Have mi magister dulcissime.
nos valemus. ego aliquantulum prodormivi propter perfrictiunculam, quae videtur sedata esse. ergo ab undecima noctis in tertiam diei partim legi ex Agri Cultura Catonis, partim scripsi, minus misere, mercule, quam heri. inde salutato patre meo aqua mulsa sorbenda usque ad gulam et reiectanda fauces fovi, potius quam dicerem gargarissavi, nam est apud Novium, credo, et alibi. sed faucibus curatis abii ad patrem meum et immolanti adstiti. deinde ad merendam itum. quid me censes prandisse? panis tantulum, cum conchim et caepas et maenas bene praegnatas alios vorantes viderem. deinde uvis metendis operam dedimus et consudavimus et iubilavimus et “aliquot”, ut ait auctor, “reliquimus altipendulos vindemiae superstites”. ab hora sexta domum rediimus. paululum studui atque id ineptum. deinde cum matercula mea supra torum sedente multum garrivi. Meus sermo hic erat: “quid existimas modo meum Frontonem facere?” tum illa: “Quid autem tu meam Gratiam?” tum ego: “Quid autem passerculam nostram Gratiam minusculam?” dum ea fabulamur atque altercamur, uter alterutrum vestrum magis amaret, discus crepuit, id est, pater meus in balneum transisse nuntiatus est. loti igitur in torculari cenavimus (non loti in torculari, sed loti cenavimus) et rusticos cavillantes audivimus libenter. inde reversus, priusquam me in latus converto ut stertam, meum pensum explico et diei rationem meo suavissimo magistro reddo, quem si possem magis desiderare, libenter plusculum macerarer. valebis, mihi Fronto, ubiubi es, mellitissime, meus amor, mea voluptas. quid mihi tecum est? amo absentem.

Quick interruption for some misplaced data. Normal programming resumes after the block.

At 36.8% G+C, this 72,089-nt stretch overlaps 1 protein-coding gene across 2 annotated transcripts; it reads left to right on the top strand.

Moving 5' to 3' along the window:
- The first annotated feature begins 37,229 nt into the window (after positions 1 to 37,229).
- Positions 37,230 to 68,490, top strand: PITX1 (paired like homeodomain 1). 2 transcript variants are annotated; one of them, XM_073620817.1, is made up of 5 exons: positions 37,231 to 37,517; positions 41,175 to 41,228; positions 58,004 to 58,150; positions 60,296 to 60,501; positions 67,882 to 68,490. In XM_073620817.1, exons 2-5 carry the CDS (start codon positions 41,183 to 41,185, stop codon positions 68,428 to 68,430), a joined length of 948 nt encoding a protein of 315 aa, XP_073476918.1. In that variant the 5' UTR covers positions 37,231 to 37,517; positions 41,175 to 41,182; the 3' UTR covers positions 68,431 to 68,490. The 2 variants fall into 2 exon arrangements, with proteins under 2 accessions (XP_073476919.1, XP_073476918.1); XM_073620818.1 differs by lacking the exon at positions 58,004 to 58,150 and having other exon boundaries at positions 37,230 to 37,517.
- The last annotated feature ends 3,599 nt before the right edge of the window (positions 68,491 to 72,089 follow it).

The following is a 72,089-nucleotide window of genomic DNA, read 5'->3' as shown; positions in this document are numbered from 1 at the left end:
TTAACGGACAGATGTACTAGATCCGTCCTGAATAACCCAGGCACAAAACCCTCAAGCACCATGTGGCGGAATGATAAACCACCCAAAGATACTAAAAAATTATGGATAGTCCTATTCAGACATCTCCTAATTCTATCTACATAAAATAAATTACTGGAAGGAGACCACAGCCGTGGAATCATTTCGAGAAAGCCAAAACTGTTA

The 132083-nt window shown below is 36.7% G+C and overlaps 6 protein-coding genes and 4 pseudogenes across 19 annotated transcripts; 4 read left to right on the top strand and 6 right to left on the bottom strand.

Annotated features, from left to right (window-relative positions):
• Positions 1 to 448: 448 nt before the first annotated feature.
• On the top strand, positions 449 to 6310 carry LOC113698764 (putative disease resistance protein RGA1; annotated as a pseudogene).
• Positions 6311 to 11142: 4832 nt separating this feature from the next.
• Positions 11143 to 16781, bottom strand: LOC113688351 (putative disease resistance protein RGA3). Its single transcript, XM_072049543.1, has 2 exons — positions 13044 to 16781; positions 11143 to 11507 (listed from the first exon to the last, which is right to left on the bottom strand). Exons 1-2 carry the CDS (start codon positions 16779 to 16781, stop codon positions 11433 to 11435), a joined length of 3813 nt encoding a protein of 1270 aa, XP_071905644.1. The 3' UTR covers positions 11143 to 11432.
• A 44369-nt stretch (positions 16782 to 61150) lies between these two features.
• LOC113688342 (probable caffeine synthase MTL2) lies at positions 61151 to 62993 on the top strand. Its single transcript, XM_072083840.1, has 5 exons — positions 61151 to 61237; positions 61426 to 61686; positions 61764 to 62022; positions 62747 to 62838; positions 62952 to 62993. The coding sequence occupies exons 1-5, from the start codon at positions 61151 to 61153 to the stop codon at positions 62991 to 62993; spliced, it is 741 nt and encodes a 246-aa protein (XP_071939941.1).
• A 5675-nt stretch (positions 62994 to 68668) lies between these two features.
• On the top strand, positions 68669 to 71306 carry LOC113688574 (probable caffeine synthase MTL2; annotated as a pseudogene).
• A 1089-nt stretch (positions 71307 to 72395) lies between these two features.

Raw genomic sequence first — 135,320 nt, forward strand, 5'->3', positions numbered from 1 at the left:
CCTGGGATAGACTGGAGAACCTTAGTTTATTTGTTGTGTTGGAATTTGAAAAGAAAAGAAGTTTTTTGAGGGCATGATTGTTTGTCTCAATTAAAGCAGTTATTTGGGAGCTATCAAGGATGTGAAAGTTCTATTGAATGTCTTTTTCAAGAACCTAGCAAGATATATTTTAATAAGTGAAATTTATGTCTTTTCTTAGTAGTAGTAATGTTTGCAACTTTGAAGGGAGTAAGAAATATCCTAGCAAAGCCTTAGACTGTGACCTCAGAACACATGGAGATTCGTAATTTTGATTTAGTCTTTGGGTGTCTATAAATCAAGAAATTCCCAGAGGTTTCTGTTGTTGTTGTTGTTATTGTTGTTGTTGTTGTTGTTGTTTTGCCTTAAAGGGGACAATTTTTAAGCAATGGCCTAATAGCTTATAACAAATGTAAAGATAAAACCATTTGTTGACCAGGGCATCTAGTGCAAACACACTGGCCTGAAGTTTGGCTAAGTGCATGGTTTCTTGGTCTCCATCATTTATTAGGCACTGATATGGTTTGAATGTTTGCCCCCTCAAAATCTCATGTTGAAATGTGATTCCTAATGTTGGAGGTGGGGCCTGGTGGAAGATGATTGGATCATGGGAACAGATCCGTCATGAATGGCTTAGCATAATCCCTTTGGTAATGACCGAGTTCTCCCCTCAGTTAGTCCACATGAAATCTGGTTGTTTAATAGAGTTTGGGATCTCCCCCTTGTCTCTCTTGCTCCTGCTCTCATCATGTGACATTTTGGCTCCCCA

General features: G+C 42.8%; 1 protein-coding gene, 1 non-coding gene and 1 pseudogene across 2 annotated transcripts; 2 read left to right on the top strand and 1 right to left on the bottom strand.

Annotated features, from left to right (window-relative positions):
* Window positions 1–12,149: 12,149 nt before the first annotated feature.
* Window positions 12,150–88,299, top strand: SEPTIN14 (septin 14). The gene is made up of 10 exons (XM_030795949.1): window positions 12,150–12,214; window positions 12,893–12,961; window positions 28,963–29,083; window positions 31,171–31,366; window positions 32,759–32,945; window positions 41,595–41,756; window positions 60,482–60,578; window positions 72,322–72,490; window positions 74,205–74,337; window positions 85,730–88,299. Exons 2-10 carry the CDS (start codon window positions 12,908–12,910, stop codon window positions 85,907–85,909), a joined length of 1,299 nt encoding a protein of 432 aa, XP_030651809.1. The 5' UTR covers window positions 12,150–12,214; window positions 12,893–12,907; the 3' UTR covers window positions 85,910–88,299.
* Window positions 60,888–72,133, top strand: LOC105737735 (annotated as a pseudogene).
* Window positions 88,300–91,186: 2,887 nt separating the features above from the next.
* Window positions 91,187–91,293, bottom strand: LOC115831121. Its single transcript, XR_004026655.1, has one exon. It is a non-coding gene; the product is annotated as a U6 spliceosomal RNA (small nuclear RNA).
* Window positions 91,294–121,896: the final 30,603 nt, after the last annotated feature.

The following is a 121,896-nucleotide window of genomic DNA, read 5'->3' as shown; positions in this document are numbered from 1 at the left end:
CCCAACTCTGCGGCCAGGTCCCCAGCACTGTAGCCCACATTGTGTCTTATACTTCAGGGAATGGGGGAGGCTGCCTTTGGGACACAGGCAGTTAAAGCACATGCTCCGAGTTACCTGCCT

(Marcus Aurelius in Fronto, Ep. ad M. Caesarem et invicem 4.6)

Hail, my sweetest of masters.
We are well. I slept somewhat late owing to my slight cold, which seems now to have subsided. So from five a.m. till nine I spent the time partly in reading some of Cato’s Agriculture and partly in writing not quite such wretched stuff, by heavens, as yesterday. Then, after paying my respects to my father, I relieved my throat, I will not say by gargling—though the word gargarisso is, I believe, found in Novius and elsewhere—but by swallowing honey water as far as the gullet and ejecting it again. After easing my throat I went off to my father and attended him at a sacrifice. Then we went to luncheon. What do you think I ate? A wee bit of bread, though I saw others devouring beans, onions, and herrings full of roe. We then worked hard at grape-gathering, and had a good sweat, and were merry and, as the poet says, still left some clusters hanging high as gleanings of the vintage. After six o’clock we came home. I did but little work and that to no purpose. Then I had a long chat with my little mother as she sat on the bed. My talk was this: What do you think my Fronto is now doing? Then she: And what do you think my Gratia is doing? Then I: And what do you think our little sparrow, the wee Gratia, is doing? Whilst we were chattering in this way and disputing which of us two loved the one or other of you two the better, the gong sounded, an intimation that my father had gone to his bath. So we had supper after we had bathed in the oil-press room; I do not mean bathed in the oil-press room, but when we had bathed, had supper there, and we enjoyed hearing the yokels chaffing one another. After coming back, before I turn over and snore, I get my task done and give my dearest of masters an account of the day’s doings, and if I could miss him more, I would not grudge wasting away a little more. Farewell, my Fronto, wherever you are, most honey-sweet, my love, my delight. How is it between you and me? I love you and you are away. (tr. Charles Reginald Haines)